Sarah Appleby

Sarah Appleby is from Tucson, Arizona, where she is starting her third year at the University of Arizona. She is majoring in veterinary science, and hopes to become a livestock veterinarian. She enjoys hiking, rock climbing, riding her horse, traveling to different countries, and playing with her dogs.
Volunteer with animals in Costa Rica

Morning: We usually met together as a group at 7am on clinic days, and 7:30 or 8am on non-clinic days. The other two girls I was rooming with (there were usually three of us in a room) and I would get up, take a (usually cold) shower, and go down to breakfast. The breakfasts were usually provided by the hotel (no additional charge). Black beans and rice with fruit (often pineapple and watermelon) was the typical breakfast, although we did get occasional pancakes, eggs, and various types of meat. On clinic days, we would ride together in a bus to the clinic location after breakfast. We would set up the clinics at various locations, including a church, a school, and private property. We would start taking patients around 8am.

Afternoon: If we were at a clinic, lunch would be provided and everyone would rotate to get food. We would then continue taking patients. Working in pairs, we would do a full exam of every animal we were given. Then, we would prepare the animal for surgery (if it was to be spayed or neutered), including giving injections, setting catheters, and intubating. One person in each pair would become sterile and assist with the surgery, while the other monitored the animal under anesthesia. After the surgery, we stayed with our animal until it had recovered from the anesthesia. We also did other things, such as clean their ears, spray for fleas/ticks, trim nails, inject dewormer, and prepare take-home medications. Professionals were always available to help and make sure every animal was cared for properly, but we got a lot of hands-on experience. A clinic day usually ended around 4pm.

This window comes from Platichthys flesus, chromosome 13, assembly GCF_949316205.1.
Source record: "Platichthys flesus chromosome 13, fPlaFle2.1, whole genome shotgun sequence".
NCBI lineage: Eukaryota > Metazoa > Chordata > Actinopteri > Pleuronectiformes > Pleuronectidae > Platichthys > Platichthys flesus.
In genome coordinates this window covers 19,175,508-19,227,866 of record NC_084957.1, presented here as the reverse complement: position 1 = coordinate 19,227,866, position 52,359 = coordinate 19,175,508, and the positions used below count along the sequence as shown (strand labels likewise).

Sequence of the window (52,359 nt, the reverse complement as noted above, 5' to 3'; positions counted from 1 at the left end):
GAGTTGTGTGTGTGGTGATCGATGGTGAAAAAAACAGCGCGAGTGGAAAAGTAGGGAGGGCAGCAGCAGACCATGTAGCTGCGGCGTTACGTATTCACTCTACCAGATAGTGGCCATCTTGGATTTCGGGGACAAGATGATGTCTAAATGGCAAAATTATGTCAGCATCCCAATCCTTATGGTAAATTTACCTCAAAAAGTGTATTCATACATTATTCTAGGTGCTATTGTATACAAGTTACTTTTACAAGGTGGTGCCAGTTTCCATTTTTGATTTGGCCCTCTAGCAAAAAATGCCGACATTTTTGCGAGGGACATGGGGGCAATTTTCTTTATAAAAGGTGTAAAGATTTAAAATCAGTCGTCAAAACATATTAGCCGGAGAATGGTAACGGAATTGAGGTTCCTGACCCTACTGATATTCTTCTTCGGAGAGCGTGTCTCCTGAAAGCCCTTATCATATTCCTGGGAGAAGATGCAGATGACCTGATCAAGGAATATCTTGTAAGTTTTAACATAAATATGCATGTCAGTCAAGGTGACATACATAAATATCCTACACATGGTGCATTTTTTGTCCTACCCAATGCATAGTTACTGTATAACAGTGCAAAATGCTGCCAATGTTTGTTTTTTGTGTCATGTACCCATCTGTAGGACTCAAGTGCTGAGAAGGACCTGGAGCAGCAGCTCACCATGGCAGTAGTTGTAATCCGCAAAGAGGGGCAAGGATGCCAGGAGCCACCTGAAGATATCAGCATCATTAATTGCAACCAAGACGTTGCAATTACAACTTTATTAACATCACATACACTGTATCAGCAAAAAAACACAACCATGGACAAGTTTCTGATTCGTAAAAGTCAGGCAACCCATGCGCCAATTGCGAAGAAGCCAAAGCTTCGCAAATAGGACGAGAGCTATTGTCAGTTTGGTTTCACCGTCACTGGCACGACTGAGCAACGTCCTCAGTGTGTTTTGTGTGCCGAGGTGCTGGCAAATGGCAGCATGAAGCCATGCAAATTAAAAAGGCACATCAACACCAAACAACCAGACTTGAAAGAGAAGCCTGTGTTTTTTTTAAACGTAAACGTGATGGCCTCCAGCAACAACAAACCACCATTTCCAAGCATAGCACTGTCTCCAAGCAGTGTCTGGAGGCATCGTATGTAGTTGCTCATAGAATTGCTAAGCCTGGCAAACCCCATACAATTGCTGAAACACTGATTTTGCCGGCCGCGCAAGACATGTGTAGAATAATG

Veterinary volunteer work in Costa Rica

Evening: Our evenings were usually free, although we sometimes had scheduled activities. We were generally responsible for our own dinner, and could either eat at the hotel or walk in a group to a nearby restaurant. Evening activities included a dance class, soccer, swimming in the pool. They pretty much let us have free reign, as long as we stayed in groups and were not out too late the night before a clinic.

Highlights: The highlight of my volunteer experience was the clinic day that we spent doing livestock. I want to become a livestock veterinarian, so I particularly loved working with the horses, cattle, pigs, and goats. Most of the other clinic days, we saw about 95% dogs and only a few cats. On the livestock day, we mainly gave vitamin injections and dewormer, but restraining the animals for these tasks was very interesting.

The highlight of my entire experience was the time we spent with homestay families. We got to practice our Spanish, exchange pictures of our families, and really get a feel for the Nicaraguan culture. The families also fixed us our breakfasts and dinners, which was very nice. Each family got a pair of volunteers, so we were not alone there. Then, after the few days that we spent with our homestay family, we had a gift exchange and a potluck with all of the families, which included live music on native instruments. It was a wonderful experience.